Coaches' timeouts are worse. Basketball teams should get one, full stop.
|WHAT||Michigan vs. West Virginia|
|WHERE||Barclays Center, Brooklyn, New York|
|WHEN||8 PM Eastern, Saturday|
|LINE||Michigan –10 (Kenpom)|
Michigan's last high-major test before conference play begins comes against a struggling 4-4 West Virginia squad, which is coming off a four-point road loss to Duquesne. The Mountaineers have not fared well against tougher competition; they're 1-4 against KenPom top-100 teams, including a 44-point blowout loss at Gonzaga. Their lone win in that category came by a single point at home against #63 Virginia Tech.
West Virginia could pose some problems, however, especially up front. 6'10" center Aaric Murray is a very strong rebounder on both ends of the floor, hits 52.7% of his twos, and can even step out and knock down the occasional triple. Murray is also an strong defensive presence, boasting a 7.8% block rate.
Murray's counterpart up front, 6'9", 260-pound forward Deniz Kilicli, does two things well: pulling down offensive rebounds (12.4 OR%) and drawing fouls (6.5 fouls drawn/40 mins.). Unlike Murray, Kilicli is a bit of a mess offensively, hitting just 41.1% of his field goals (all twos) and 51.4% of his free throws, along with a high turnover rate. The fact that he's WVU's highest-usage player may explain some of their offensive woes.
6'1" guard Juwan Staten, the team's leading scorer at 10.6 points per game, is dangerous when he gets to the basket (65 FG% at the rim) but settles for a lot of two-point jumpers, of which he doesn't hit many—according to hoop-math.com, 65% of his shots are two-point jumpers, and he knocks down a paltry 22% of them. 5'11" point guard Jabarie Hinds is having a rough shooting year and doesn't have impressive assist numbers. 6'3" wing Terry Henderson gets a surprising number of offensive rebounds but also has awful shooting stats—14-43 from two and 6-22 from three this year.
The bench is led by 6'1" slasher Gary Browne, who boasts a solid O-rating of 111.9 despite an anemic 36.6 eFG%—like Kalicli, he gets to the line at a very high rate, and unlike Kalicli he actually takes advantage (81.8 FT%). 6'7" forward Keaton Miles is the team's defensive specialist, boasting high block and steal rates, and is a solid shooter inside the arc and at the line, though he's rarely used offensively.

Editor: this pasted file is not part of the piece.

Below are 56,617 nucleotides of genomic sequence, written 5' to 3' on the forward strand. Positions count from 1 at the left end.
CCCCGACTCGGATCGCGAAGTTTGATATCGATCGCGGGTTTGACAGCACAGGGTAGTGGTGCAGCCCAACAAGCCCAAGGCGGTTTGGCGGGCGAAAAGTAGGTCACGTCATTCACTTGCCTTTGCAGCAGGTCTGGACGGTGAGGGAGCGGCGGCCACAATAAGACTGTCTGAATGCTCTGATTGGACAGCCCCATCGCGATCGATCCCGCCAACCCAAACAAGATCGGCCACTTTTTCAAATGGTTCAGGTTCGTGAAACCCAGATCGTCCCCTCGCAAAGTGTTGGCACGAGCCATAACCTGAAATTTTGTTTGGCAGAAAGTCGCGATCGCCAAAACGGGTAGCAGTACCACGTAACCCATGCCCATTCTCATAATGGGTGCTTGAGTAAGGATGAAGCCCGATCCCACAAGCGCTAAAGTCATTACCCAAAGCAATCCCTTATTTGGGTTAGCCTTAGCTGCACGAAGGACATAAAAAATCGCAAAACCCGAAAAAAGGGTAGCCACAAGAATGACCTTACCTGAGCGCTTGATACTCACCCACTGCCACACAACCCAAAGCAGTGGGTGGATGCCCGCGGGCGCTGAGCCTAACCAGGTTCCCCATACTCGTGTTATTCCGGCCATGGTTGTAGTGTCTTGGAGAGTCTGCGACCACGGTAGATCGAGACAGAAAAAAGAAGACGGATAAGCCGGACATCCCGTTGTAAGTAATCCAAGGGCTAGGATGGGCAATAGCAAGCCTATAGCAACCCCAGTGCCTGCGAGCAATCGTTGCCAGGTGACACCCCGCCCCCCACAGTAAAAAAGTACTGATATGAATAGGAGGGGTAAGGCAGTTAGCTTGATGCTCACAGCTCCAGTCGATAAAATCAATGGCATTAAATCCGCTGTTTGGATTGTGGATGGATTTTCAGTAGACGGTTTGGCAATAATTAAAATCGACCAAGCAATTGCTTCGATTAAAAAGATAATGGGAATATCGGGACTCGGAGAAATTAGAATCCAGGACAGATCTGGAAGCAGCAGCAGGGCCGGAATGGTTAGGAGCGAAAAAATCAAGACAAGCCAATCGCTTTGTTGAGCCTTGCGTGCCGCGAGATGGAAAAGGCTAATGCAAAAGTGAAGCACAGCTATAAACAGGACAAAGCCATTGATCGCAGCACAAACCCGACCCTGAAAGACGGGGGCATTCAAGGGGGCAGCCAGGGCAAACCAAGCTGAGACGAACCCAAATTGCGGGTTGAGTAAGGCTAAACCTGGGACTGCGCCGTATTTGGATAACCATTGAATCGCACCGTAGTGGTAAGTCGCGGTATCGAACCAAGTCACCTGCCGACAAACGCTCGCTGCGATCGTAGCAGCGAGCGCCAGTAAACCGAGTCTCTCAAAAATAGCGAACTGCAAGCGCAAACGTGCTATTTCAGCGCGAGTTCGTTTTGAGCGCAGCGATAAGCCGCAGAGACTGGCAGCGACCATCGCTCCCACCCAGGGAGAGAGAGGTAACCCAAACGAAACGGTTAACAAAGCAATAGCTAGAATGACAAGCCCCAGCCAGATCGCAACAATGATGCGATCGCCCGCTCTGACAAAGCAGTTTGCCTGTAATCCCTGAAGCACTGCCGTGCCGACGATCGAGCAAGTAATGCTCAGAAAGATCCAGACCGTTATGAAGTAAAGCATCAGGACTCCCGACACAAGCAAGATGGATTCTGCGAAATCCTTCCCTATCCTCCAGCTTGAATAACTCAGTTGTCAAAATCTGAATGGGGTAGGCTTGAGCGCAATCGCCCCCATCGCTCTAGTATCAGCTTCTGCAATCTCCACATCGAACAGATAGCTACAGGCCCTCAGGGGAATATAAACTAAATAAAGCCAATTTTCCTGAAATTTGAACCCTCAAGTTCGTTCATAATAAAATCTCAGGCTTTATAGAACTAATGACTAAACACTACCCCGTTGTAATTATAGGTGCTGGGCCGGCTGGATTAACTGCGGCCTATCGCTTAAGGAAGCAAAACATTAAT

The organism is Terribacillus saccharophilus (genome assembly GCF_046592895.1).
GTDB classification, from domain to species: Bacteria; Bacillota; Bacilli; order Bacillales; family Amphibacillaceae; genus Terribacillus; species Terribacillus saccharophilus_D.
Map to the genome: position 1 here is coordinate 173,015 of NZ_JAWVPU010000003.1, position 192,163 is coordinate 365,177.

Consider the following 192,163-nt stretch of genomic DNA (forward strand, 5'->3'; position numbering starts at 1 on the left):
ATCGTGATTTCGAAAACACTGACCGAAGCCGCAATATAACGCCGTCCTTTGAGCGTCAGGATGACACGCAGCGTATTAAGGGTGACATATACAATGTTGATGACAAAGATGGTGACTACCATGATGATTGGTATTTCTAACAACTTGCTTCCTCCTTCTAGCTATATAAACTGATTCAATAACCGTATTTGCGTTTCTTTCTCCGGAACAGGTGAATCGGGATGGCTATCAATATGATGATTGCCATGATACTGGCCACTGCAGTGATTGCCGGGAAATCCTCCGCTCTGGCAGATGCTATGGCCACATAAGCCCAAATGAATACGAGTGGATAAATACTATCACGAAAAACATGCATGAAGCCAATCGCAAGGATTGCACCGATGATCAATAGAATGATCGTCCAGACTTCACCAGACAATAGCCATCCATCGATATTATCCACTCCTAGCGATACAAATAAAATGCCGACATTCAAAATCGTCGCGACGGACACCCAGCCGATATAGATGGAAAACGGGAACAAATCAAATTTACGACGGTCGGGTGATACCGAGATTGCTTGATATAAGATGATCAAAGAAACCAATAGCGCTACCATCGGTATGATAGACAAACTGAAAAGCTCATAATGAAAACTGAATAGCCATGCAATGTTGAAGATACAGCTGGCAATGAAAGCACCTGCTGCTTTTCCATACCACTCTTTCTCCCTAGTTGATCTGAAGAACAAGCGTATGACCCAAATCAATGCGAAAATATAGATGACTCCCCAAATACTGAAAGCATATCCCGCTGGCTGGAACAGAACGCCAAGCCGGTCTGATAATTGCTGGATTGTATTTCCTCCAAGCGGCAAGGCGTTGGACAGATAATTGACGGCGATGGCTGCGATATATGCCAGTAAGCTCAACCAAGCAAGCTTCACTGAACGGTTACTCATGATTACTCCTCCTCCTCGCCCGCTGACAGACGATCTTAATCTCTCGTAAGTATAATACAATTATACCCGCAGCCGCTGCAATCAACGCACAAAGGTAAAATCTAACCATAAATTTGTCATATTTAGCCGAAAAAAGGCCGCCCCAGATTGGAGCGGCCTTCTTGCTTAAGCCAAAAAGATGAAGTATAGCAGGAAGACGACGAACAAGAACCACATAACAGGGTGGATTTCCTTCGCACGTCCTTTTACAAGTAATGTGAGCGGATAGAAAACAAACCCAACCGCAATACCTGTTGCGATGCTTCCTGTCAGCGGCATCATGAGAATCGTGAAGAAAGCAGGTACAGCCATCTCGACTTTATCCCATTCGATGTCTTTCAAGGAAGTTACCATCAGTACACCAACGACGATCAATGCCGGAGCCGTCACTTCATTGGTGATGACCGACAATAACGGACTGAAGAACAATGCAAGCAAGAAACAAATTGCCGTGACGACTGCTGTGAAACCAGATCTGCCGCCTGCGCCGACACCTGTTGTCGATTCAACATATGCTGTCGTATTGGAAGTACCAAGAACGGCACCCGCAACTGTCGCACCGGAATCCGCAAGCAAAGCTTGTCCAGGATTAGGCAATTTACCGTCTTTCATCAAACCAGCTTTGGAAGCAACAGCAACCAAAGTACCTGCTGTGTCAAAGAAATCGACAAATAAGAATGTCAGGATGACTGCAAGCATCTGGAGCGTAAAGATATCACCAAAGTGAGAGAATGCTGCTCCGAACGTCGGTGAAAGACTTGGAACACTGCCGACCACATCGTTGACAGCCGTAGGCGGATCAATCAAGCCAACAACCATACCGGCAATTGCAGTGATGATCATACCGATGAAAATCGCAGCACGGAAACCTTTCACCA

Naturally, West Virginia's most efficient offensive player, backup big Kevin Noreen, also has the team's lowest usage rate.
Aside from Virginia Tech, victories have come against Marist, VMI, and Marshall. Losses have come at the hands of Gonzaga, Davidson, Oklahoma, and Duquesne. Interestingly, WVU has played only two home games, winning both; Saturday's game will be their fifth at a neutral site.
|eFG%||Turnover %||Off. Reb. %||FTA/FGA|
|Offense||42.2 (316)||15.8 (10)||40.8 (20)||33.3 (213)|
|Defense||47.4 (145)||21.6 (145)||32.0 (168)||38.5 (217)|
In case you didn't gather this above, the Mountaineers are a horrendous shooting squad, hitting 43.2% of their twos and 26.4% of their threes. They take care of the basketball and pull down a bunch of their misses, however, bumping their offense into the top 100 efficiency-wise; if they're not getting second-shot opportunities, they're in trouble.
Defensively, WVU is mediocre in just about every aspect, which in totality actually makes them an above-average unit. If there's an area to attack, it may be the perimeter, where they're allowing a higher-than-average number of three-point attempts; that's more indicative of poor perimeter defense than three-point percentage against.
Box out. Blinding insight, I know. West Virginia has a very tough time putting the ball in the basket on their first attempt. They do manage to get a second attempt at a pretty high rate. Keep them from doing that and this could easily turn into a blowout.
Collapse inside. West Virginia doesn't have a single player with more than nine attempts who's shooting more than 27.3% from three. They do have a couple guys, most notably Staten, who can get to the rim. Given the option of helping out against their slashers or staying out on their shooters, the choice is obvious.
Attack the paint. Both Murray and Kalicli are prone to foul trouble. Getting those two off the floor—particularly Murray, the team's best inside scorer, rebounder, and interior defender—would go a long way towards securing victory. West Virginia's most common lineup actually features three players 6'1" or shorter, which means Tim Hardaway Jr. and Nik Stauskas can take advantage of mismatches; they'll have to resist the temptation to simply shoot over their defenders, however.
Actually, Stauskas can shoot whenever he wants. Do what you do, man.
THE SECTION WHERE I PREDICT THE SAME THING KENPOM DOES
Michigan by ten